Find testing centers and events in Pima County at https://webcms.pima.gov/cms/One.aspx?portalId=169&pageId=575060.
The Pima County Health Department had been giving away free BinaxNOW rapid, antigen self-tests through public libraries but as of Jan. 3 they were no longer available due to limited supply. The department regularly updates its testing site to add testing kit giveaways.
Other counties have information on their websites, or visit the state health department's website for county locations.
Get an at-home COVID-19 test
The federal government is offering free at-home rapid antigen tests at covidtests.gov, which was operating at limited capacity Jan. 18, with plans to launch mid-morning Jan. 19, according to USA Today.
Americans are supposed to be able to order up to four kits per address. Once ordered, tests are to be mailed within seven to 13 days. The Biden administration is buying 1 billion tests to distribute through the website and a phone line.
Some tests are being reserved to prioritize sending kits to households in the hardest-hit and highest-risk communities, USA Today reported.
At-home tests have been available in limited supply through local city or city governments and at places such as libraries and at pharmacies.
Dr. Joshua LaBaer, Executive Director of the ASU Biodesign Institute, cautioned against relying solely on rapid antigen tests to detect omicron infection. He said those tests don’t appear to be working very well for the omicron variant, with a very high false-negative rate.
That means a rapid test may say someone is not infected when they are infected, and that happens often for people without symptoms. If you’ve been exposed to the virus and want to see if you’re infected, a PCR test is much better than a rapid antigen test, LaBaer said.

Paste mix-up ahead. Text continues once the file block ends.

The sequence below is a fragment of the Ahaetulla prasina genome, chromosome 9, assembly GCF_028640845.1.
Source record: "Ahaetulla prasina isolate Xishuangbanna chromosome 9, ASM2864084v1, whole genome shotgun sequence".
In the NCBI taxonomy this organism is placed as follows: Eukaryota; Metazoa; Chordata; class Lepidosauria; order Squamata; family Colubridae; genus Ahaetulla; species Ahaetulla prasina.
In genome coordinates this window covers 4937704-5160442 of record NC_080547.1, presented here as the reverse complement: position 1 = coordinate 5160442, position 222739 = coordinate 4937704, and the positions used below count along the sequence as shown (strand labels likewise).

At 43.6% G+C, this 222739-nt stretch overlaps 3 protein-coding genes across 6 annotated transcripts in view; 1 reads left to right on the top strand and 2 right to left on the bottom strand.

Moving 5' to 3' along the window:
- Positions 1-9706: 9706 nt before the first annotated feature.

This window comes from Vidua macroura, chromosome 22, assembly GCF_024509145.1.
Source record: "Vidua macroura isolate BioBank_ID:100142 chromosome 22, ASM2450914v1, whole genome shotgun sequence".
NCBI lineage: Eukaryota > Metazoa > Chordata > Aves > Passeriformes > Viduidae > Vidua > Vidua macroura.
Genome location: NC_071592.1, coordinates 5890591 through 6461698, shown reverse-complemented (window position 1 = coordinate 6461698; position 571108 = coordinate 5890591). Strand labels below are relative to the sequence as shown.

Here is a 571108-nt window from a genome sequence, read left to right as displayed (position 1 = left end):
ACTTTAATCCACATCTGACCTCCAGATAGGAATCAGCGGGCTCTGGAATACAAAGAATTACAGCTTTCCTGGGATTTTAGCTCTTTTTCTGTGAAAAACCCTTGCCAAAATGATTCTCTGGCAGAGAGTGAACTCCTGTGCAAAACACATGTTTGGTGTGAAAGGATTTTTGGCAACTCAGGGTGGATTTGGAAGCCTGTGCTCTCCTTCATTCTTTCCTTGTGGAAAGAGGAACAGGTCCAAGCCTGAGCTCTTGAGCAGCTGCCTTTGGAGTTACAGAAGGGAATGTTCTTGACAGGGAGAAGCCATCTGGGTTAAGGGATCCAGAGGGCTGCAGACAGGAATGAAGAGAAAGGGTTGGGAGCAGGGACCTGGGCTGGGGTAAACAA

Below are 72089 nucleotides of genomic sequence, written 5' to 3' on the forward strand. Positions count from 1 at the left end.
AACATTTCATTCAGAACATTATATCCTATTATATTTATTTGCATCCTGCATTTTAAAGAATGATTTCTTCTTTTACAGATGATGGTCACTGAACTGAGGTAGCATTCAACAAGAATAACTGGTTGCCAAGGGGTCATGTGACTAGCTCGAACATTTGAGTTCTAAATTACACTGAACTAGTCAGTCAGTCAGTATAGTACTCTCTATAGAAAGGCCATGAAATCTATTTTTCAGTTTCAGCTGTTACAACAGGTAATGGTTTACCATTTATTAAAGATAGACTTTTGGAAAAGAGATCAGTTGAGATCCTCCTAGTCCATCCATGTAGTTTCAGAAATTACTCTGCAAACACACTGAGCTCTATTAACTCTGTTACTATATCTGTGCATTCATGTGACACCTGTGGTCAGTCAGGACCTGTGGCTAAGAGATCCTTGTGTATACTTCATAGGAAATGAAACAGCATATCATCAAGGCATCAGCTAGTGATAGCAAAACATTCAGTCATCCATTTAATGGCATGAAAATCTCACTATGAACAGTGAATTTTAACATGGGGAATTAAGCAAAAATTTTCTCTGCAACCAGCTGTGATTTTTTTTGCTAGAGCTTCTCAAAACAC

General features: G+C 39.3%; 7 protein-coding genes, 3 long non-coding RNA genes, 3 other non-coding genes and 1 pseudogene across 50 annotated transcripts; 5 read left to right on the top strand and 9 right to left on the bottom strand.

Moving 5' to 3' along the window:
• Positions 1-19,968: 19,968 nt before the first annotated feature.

Abbott, which makes BinaxNOW rapid at-home antigen tests, on Dec. 28 released a statement that says BinaxNOW detected the omicron variant in all tests performed "at equivalent sensitivity as other variants."
The U.S. Food and Drug Administration on Dec. 29 said that early data suggests antigen tests "do detect the omicron variant but may have reduced sensitivity."
A list of at-home antigen tests with emergency use authorization from the U.S. Food and Drug Administration is available at https://www.fda.gov/medical-devices/coronavirus-disease-2019-covid-19-emergency-use-authorizations-medical-devices/in-vitro-diagnostics-euas-antigen-diagnostic-tests-sars-cov-2.
What do I do if my at-home test is positive?
To best assist public health officials with surveillance, report positive COVID-19 tests taken at home. Reports may be made to your primary care provider, who should report the case to public health.
Depending on where you got the home test from, there may be instructions about reporting results.
If you do not have a primary care provider, Maricopa County residents may call 602-506-6767 to report a positive test. If you are a K-12 student or staff member, you also should report your positive result to your school.
The Pima County Health Department has an online form for reporting positive at-home tests: https://webcms.pima.gov/cms/One.aspx?pageId=787398
Pima County residents can call 520-724-7147 to report a positive at-home test.
This article originally appeared on Arizona Republic: At home and rapid COVID -19 testing in Arizona